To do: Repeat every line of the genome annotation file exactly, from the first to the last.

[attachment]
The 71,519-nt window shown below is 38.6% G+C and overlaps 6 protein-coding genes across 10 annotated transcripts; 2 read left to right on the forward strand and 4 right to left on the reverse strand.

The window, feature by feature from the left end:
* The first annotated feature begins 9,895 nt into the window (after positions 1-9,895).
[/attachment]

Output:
The 71,519-nt window shown below is 38.6% G+C and overlaps 6 protein-coding genes across 10 annotated transcripts; 2 read left to right on the forward strand and 4 right to left on the reverse strand.

The window, feature by feature from the left end:
* The first annotated feature begins 9,895 nt into the window (after positions 1-9,895).